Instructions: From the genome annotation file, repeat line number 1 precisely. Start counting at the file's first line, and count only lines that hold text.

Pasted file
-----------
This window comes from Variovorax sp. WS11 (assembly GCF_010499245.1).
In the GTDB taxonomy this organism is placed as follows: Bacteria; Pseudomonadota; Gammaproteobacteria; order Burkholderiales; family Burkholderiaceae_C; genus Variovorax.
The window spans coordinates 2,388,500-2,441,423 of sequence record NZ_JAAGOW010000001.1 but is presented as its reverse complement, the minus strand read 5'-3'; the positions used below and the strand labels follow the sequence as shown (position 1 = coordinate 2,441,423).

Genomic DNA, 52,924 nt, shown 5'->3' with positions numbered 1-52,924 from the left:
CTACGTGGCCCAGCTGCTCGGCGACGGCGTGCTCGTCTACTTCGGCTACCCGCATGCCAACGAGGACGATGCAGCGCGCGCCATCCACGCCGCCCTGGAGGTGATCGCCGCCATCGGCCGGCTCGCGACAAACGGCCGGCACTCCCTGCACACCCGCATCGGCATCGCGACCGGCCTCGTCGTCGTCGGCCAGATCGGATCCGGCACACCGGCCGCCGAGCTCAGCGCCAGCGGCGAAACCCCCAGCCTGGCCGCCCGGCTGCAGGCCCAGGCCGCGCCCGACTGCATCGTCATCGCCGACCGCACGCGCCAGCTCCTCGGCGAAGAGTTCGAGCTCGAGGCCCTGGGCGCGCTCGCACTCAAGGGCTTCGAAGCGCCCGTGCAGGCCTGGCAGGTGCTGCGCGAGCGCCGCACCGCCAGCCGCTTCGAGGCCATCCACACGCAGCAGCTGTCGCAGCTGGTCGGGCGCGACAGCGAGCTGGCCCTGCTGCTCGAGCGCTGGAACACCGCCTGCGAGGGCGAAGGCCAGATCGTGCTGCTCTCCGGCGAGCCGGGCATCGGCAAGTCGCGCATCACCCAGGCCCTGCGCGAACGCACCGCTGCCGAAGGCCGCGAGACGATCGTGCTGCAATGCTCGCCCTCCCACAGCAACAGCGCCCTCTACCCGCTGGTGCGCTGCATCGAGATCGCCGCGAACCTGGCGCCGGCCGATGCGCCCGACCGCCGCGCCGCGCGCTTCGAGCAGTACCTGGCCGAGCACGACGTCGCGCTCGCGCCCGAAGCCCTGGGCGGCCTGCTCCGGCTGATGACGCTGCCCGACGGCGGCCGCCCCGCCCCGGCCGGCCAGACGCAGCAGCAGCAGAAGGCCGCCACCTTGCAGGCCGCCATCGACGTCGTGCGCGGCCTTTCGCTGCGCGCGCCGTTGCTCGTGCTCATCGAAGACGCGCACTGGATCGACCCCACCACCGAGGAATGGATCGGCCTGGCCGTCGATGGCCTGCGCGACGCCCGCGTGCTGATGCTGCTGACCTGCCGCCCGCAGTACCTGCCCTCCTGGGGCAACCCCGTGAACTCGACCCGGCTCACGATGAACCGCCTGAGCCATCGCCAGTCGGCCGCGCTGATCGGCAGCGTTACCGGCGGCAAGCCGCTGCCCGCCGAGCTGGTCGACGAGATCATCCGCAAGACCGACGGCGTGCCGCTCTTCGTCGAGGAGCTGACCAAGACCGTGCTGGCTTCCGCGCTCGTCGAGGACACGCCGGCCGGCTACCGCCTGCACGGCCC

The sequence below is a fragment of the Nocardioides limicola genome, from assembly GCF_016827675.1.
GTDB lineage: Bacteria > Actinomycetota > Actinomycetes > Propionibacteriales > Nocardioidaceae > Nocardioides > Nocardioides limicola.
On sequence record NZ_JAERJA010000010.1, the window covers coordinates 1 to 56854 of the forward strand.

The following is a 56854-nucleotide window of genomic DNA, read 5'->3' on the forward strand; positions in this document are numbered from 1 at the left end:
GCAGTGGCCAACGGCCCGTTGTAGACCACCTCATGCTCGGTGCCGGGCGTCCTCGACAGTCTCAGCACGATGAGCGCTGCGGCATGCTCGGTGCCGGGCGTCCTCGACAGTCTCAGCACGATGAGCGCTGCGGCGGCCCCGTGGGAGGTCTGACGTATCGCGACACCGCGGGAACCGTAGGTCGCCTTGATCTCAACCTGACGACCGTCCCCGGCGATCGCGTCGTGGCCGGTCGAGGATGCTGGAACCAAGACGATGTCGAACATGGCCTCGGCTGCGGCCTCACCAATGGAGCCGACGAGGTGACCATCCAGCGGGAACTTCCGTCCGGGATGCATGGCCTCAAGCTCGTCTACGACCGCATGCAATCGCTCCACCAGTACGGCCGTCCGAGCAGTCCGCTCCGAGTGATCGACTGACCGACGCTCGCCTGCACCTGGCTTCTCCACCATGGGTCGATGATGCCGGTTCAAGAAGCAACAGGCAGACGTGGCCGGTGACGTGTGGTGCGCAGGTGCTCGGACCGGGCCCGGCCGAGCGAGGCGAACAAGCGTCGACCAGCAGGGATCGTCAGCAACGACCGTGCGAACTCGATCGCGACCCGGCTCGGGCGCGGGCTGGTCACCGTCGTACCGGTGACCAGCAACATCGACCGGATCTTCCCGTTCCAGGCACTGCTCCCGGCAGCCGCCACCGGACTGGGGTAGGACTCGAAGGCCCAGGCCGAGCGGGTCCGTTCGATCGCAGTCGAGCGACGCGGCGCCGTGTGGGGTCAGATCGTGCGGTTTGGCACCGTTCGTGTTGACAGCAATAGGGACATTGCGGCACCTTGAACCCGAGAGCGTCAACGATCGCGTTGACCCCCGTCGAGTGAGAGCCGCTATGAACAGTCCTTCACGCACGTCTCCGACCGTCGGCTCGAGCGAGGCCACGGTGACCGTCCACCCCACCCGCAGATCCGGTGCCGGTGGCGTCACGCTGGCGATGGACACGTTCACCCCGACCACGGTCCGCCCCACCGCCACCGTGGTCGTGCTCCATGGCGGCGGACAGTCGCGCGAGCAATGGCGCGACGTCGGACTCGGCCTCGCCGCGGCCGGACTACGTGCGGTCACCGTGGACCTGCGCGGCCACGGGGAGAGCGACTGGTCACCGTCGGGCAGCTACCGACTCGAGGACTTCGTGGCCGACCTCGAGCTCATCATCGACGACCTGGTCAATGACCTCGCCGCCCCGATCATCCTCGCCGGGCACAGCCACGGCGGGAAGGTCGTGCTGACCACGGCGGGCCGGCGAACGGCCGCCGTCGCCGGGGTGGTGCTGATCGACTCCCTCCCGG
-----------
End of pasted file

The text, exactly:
This window comes from Variovorax sp. WS11 (assembly GCF_010499245.1).